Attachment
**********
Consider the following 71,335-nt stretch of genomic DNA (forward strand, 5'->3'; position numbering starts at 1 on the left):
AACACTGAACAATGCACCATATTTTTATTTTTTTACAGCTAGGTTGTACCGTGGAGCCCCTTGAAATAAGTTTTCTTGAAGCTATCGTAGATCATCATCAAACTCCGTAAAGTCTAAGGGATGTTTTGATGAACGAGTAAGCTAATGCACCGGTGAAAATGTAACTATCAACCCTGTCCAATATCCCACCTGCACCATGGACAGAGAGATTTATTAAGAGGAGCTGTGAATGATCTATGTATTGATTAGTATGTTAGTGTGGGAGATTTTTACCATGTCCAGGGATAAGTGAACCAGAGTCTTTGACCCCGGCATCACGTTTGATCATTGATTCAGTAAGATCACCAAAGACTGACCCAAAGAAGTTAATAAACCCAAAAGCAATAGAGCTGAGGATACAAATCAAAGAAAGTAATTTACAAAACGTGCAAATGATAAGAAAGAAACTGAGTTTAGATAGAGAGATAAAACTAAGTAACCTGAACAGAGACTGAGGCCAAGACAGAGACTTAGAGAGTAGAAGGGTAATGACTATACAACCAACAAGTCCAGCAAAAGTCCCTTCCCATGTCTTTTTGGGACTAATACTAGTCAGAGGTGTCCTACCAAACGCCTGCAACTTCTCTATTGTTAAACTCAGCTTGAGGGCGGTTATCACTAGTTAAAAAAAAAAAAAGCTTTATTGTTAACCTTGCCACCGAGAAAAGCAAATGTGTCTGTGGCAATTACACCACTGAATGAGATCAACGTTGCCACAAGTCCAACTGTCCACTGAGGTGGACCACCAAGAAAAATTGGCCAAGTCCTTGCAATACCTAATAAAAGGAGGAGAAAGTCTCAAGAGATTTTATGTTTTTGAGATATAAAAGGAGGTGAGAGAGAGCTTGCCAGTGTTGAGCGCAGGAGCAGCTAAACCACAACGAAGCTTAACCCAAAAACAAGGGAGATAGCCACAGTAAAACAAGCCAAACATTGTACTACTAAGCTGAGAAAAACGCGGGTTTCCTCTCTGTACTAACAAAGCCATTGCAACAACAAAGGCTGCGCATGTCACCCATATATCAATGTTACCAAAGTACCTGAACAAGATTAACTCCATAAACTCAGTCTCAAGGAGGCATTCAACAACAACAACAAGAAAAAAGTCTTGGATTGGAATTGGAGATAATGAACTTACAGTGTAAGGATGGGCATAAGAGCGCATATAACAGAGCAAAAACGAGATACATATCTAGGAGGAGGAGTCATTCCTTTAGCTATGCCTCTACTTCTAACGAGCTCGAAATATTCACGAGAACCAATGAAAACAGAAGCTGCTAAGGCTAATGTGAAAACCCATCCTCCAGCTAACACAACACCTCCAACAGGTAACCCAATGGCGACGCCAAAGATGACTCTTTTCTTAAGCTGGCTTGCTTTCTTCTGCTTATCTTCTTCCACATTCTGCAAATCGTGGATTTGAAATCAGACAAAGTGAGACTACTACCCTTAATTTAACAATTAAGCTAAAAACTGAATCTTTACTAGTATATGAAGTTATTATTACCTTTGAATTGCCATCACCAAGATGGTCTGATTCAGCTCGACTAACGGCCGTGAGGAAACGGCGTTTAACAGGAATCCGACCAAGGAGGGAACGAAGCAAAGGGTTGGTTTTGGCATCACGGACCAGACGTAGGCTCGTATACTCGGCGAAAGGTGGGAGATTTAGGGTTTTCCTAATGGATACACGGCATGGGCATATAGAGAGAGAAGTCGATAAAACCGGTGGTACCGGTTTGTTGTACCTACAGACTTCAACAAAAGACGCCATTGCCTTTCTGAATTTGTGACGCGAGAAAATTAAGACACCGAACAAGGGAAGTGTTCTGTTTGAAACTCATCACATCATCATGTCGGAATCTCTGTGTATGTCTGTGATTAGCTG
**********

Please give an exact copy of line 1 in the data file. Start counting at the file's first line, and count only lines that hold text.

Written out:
Consider the following 71,335-nt stretch of genomic DNA (forward strand, 5'->3'; position numbering starts at 1 on the left):